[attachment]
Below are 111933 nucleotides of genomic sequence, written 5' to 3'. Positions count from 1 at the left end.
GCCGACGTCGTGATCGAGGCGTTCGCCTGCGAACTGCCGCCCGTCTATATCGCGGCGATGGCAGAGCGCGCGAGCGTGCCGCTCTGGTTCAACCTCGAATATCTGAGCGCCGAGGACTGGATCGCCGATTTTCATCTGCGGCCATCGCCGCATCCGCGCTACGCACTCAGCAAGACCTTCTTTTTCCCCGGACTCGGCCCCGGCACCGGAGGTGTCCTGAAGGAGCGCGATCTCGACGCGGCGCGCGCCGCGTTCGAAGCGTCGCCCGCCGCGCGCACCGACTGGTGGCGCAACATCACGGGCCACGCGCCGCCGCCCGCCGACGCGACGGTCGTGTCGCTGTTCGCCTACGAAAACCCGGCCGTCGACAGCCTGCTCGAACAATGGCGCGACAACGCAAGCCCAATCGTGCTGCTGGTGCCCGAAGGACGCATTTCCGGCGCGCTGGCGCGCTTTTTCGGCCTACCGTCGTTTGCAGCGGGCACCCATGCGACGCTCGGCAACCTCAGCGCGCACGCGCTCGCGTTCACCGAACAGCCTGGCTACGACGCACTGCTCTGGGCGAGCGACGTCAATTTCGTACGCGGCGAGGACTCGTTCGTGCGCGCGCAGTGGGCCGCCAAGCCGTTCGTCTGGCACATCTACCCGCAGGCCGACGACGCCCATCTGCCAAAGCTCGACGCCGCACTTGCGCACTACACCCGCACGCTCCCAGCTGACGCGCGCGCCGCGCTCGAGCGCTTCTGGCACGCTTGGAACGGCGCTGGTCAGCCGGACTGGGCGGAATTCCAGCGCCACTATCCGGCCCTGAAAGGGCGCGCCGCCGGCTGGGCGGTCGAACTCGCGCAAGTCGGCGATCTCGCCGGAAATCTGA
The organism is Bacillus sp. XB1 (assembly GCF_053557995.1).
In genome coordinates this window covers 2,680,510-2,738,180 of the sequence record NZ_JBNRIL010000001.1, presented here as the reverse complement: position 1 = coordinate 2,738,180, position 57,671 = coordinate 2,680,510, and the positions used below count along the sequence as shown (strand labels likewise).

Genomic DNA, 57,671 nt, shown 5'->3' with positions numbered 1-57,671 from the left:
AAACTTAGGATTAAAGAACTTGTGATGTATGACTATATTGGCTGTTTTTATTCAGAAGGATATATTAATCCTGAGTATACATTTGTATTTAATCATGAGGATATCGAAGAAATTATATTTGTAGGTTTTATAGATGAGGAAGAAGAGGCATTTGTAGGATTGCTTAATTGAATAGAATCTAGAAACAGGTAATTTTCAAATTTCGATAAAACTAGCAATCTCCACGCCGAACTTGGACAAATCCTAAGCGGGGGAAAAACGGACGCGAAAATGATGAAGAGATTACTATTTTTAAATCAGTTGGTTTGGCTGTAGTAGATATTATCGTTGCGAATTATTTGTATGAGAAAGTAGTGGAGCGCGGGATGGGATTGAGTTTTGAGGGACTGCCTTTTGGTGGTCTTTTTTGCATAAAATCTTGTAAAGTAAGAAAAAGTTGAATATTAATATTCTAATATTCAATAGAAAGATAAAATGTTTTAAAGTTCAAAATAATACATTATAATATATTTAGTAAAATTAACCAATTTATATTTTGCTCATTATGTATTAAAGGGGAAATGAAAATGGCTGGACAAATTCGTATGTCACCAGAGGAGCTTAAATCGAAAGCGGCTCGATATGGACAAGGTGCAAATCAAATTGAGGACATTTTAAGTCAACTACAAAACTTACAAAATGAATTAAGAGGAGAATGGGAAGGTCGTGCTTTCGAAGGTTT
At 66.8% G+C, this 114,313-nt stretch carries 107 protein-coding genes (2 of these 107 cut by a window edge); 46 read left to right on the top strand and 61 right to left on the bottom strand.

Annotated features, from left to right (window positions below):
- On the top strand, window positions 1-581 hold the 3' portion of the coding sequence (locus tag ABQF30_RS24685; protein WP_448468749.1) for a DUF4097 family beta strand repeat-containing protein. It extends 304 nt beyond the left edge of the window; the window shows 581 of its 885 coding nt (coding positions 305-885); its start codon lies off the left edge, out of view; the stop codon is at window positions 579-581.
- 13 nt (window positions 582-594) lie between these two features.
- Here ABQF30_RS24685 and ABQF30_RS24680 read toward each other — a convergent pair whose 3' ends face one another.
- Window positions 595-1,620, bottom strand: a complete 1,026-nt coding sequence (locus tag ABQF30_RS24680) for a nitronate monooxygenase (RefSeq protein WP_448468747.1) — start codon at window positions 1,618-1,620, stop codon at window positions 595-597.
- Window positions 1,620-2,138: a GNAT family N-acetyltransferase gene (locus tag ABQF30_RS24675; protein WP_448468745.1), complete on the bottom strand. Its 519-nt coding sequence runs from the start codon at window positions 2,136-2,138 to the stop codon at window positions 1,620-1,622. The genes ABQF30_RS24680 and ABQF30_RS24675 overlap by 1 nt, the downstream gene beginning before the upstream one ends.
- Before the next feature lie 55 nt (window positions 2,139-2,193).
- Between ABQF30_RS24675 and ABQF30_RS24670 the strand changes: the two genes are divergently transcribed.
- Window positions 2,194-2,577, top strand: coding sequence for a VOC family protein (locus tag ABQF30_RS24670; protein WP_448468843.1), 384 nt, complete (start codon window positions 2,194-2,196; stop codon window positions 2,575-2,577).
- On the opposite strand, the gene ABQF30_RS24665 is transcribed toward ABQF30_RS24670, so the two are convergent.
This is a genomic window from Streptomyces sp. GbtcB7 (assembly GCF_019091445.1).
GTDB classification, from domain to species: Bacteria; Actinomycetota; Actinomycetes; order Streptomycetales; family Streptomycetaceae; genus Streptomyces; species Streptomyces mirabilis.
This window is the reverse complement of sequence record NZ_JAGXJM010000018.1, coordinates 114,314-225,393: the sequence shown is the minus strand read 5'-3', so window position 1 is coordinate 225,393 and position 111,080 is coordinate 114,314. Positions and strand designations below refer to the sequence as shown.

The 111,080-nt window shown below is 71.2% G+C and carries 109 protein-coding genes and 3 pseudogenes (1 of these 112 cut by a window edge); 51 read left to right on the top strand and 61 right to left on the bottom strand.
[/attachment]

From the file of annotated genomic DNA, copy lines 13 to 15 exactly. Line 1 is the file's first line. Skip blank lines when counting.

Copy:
- Window positions 1,620-2,138: a GNAT family N-acetyltransferase gene (locus tag ABQF30_RS24675; protein WP_448468745.1), complete on the bottom strand. Its 519-nt coding sequence runs from the start codon at window positions 2,136-2,138 to the stop codon at window positions 1,620-1,622. The genes ABQF30_RS24680 and ABQF30_RS24675 overlap by 1 nt, the downstream gene beginning before the upstream one ends.
- Before the next feature lie 55 nt (window positions 2,139-2,193).
- Between ABQF30_RS24675 and ABQF30_RS24670 the strand changes: the two genes are divergently transcribed.